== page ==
Well, here goes. After more than five years of writing, cooking, eating, and traveling, I've decided it's time to take a break from posting here on Queenie Takes Manhattan. I've had an incredible time sharing my culinary adventures with all of you since 2007, but I've decided to spend what little free time I have these days on a few other projects.You can expect to see lots of me over on The Equals Project (I have my latest piece for them up in progress in another browser tab as I type), and hopefully there will be more still - eventually. In the meantime, I do hope you'll stay in touch via Twitter and Instagram, where I fully intend to continue spamming you all with my Saturday morning cappuccinos and Friday night Manhattans.So long for now, kids - and thank you for reading!Much love,Queenie/Meg
Hello, my darlings, my doves, my gentle readers. I know, I know - it's been ages. In my defense, the last couple of months have been among the busiest in recent memory, complete with 16 hour workdays, two weeks in Austin, a quick business trip to Chiacgo...and so on.But, but, but! I had no intention of abandoning you, and I have every intention of putting things right. With that in mind, here are a couple of the remarkably delicious things I've enjoyed over the last ten weeks, along with a promise: I'll be back soon in full force.Honest. Three pea salad from Ottolenghi's Plenty. Shrimp mole from Frontera Grill in Chicago.Plateau de fruits de la mer at Clark's in Austin.Antonelli's Cheese Shop in Austin.Rib-eye fried rice at Elizabeth Street Cafe in Austin.Chicken salad sandwich with gribenes and homemade pickles at Mile End Sandwich Shop.
The last couple of weekends, I've taken advantage of the near-perfect early autumn weather to enjoy a few laps around the Central Park Reservoir followed by a stroll down to Joe for a post-workout caffeine hit.These outings have only added to the love I've been feeling for the Upper East as of late.We're something of the red-headed stepchild up here, what with our reputation for stuffiness and terrible restaurants, but things have been improving like mad. Plus, we have most of the good museums. It's okay; your Metrocard will work up here, I promise. Come visit!
Happy weekend, kiddos! It's a gray Saturday here in New York, and I have a day of chores and errands ahead of me. Before reality sets in, though, let's take a look at this week's Treasury.Up first, these gorgeous posters from Brooklyn Larder, a wonderful specialty foods shop that sits on Flatbush Avenue at the intersection of Park Slope and Prospect Heights. All of the posters are marvelous, but I'm particularly partial to these two, representing salumi and gelato. (Head over to their site to see the others, including beer, cheese and pastries.)I'm loving these gold, crystal-studded pyramid earrings from Etsy seller Tiny Armour. They're a little bit tough, a little bit girly, and all around awesome and right up my alley. (They come in rose gold, too, for those looking to embrace that particular trend.)As a city-dweller, I'm always on the lookout for ways to bring the outdoors in. Right now, as autumn bears down on us, I'm loving this birch sculpture from Urban + Forest. It's simple and neutral, but would add texture and oomph to any space. I'm seeing it as part of a soothing gray, navy and white bedroom, yes?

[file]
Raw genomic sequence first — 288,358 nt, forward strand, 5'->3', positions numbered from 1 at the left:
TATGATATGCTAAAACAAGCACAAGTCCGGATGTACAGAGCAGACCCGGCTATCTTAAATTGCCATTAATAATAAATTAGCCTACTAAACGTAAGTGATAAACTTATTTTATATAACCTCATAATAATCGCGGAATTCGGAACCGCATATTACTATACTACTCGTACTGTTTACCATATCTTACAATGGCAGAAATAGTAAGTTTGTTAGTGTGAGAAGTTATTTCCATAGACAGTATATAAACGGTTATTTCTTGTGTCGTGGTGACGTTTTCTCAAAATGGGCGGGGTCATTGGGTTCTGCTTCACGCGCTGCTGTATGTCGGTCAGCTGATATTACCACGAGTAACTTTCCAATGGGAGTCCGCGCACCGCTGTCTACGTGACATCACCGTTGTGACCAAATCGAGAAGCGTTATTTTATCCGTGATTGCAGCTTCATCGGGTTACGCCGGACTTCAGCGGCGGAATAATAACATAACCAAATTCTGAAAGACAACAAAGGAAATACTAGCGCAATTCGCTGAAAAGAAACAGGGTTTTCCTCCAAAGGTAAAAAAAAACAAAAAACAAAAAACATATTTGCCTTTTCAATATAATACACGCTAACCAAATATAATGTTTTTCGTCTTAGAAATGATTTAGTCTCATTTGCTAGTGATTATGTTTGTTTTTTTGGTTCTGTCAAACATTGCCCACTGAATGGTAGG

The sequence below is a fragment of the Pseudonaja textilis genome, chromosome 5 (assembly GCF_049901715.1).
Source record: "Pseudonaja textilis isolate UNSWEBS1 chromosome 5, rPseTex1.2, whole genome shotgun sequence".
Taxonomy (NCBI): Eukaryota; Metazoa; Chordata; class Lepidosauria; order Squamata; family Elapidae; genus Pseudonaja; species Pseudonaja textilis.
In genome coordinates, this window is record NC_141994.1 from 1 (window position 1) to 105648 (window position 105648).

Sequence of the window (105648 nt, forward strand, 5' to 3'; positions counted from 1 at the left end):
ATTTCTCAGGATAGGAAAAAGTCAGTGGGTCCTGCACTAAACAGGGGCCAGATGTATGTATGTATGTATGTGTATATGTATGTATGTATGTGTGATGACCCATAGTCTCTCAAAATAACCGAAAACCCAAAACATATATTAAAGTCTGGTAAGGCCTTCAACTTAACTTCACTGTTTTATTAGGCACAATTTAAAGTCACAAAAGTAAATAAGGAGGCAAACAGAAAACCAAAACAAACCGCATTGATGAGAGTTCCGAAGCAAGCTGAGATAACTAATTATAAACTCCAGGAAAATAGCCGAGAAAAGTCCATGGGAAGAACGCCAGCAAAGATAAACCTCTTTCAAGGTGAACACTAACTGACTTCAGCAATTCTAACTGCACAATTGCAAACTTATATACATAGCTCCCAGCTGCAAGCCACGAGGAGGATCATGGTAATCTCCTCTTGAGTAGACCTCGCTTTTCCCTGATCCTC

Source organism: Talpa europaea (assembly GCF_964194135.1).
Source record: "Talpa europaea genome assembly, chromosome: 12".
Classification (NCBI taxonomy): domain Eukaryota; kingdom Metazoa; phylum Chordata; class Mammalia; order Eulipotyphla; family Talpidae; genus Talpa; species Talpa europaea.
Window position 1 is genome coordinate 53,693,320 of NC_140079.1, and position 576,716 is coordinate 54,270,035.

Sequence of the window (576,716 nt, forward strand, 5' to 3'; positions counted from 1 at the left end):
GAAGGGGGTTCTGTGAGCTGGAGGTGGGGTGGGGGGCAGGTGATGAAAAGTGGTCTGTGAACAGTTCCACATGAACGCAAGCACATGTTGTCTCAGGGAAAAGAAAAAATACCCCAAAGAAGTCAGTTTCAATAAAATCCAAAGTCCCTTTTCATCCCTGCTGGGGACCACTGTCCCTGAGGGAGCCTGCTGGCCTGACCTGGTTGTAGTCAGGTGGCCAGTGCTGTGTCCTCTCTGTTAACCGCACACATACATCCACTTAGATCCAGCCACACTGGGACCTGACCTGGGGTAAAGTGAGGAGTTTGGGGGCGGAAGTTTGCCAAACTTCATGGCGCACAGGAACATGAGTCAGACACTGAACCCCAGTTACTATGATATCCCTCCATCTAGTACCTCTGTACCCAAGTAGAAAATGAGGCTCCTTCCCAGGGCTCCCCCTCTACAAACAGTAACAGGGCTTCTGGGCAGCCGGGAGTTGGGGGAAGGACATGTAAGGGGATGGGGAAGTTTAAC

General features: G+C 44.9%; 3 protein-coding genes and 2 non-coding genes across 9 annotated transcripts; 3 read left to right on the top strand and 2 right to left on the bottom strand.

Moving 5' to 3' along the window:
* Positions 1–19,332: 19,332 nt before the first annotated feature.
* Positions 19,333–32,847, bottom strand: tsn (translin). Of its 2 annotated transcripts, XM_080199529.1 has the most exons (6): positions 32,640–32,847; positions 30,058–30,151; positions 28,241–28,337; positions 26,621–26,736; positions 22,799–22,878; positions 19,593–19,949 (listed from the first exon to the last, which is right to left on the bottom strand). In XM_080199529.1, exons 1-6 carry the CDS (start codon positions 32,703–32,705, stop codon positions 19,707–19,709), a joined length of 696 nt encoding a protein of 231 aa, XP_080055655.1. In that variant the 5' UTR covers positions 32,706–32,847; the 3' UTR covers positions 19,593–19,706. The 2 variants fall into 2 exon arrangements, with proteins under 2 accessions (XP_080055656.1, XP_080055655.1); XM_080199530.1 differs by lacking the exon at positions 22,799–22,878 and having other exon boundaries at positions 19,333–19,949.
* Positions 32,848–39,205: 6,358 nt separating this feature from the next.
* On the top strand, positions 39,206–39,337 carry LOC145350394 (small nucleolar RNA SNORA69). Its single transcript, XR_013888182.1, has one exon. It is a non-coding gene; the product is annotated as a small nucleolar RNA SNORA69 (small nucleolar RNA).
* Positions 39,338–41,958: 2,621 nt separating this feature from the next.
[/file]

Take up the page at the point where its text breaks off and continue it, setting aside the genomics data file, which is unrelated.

Over the last ten years, the Bowery, once the place where dreams went to die - usually in a flophouse - has become the place where hotels and restaurants go to open. Several of my favorites are on or within a stone's throw of the Bowery (Peels, Five Points, DBGB, Acme), and now I can most definitely add the bar at The Bowery Hotel to the list. The drink that did it? Their Black Manhattan, made with bourbon, bitters, and Averna. Averna - an Italian liqueur made with herbs and caramel - replaces the traditional sweet vermouth, and does a super smooth job of it. And just look at this little dandy on their cocktail coasters. I can't quite tell if he's a gentleman or a Five Points gangster, but either way, I like his attitude.
I love it when Louisa comes to town. Not only because I get to spend tons of quality time with my best friend (living thousands of miles apart can be rough), but also because having her here reminds me to take full advantage of the wonders of the city.When she was in town in September, we spent a day on the Upper East Side. We managed to do some shopping (thank you, Joe Fresh and J. Crew Collection), but before that could happen, we needed sustenance. Enter Café Sabarsky, one of the very best things within walking distance of my apartment.Housed in the Neue Galerie - itself dedicated to German and Austrian art - Café Sabarsky is a recreation of the cafes of Austria, right down to the Thonet chairs, Hoffmann fixtures and sausage-rich menu. On this visit, we ordered a green salad to share, plus two different plates of sausage (my roasted bratwurst came with riesling sauerkraut and dijon potatoes; Louisa's was flavored with cheddar).The food (and the coffee and hot chocolate we enjoyed afterward) was, as always, delicious. But, for me, Café Sabarsky is always about the experience as a whole. That gorgeous room, that wonderful atmosphere...that sparkly chandelier. I just love it there. I'd say it's something you could only find in New York, but that's obviously not true. But I'm sure glad it's here.